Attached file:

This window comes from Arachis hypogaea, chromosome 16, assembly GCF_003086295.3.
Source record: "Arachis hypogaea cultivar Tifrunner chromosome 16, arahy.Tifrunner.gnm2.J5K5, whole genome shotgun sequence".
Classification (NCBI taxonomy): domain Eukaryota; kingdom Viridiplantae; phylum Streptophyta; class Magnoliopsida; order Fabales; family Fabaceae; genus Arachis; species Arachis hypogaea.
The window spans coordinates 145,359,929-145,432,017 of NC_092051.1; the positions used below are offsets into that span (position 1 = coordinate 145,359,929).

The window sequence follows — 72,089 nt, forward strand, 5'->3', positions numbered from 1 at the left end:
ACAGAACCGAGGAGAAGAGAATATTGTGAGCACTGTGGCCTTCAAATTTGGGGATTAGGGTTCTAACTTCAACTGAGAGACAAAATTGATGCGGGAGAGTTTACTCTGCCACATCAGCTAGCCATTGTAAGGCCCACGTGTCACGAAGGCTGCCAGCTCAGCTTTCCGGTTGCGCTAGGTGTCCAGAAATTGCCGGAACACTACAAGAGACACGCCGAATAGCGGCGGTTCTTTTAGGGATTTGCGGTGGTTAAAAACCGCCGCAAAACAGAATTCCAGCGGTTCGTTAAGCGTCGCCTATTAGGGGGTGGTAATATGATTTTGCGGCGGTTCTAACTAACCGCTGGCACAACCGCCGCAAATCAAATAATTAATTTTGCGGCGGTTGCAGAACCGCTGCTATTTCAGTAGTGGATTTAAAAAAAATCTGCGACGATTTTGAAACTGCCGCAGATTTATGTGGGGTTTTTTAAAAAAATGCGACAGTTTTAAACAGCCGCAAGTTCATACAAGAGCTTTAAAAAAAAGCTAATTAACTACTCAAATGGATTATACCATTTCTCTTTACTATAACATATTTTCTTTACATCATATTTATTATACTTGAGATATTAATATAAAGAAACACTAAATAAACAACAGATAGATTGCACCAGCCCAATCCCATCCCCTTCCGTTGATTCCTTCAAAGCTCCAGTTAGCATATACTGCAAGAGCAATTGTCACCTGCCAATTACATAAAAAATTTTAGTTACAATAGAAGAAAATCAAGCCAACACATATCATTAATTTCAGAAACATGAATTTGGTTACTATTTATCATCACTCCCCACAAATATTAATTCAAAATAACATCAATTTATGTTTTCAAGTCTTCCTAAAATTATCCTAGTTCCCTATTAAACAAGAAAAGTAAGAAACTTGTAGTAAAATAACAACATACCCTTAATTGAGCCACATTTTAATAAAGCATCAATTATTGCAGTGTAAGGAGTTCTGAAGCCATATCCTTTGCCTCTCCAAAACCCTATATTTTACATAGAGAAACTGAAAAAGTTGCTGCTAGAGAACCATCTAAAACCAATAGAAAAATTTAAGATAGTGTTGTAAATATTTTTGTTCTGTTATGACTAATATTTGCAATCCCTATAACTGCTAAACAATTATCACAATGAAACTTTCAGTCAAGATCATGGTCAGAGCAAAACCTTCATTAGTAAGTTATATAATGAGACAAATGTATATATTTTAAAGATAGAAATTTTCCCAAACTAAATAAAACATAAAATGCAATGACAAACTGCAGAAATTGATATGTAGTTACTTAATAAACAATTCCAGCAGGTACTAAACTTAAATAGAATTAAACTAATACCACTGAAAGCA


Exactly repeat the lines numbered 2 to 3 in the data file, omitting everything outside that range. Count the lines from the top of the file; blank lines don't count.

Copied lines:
Source record: "Arachis hypogaea cultivar Tifrunner chromosome 16, arahy.Tifrunner.gnm2.J5K5, whole genome shotgun sequence".
Classification (NCBI taxonomy): domain Eukaryota; kingdom Viridiplantae; phylum Streptophyta; class Magnoliopsida; order Fabales; family Fabaceae; genus Arachis; species Arachis hypogaea.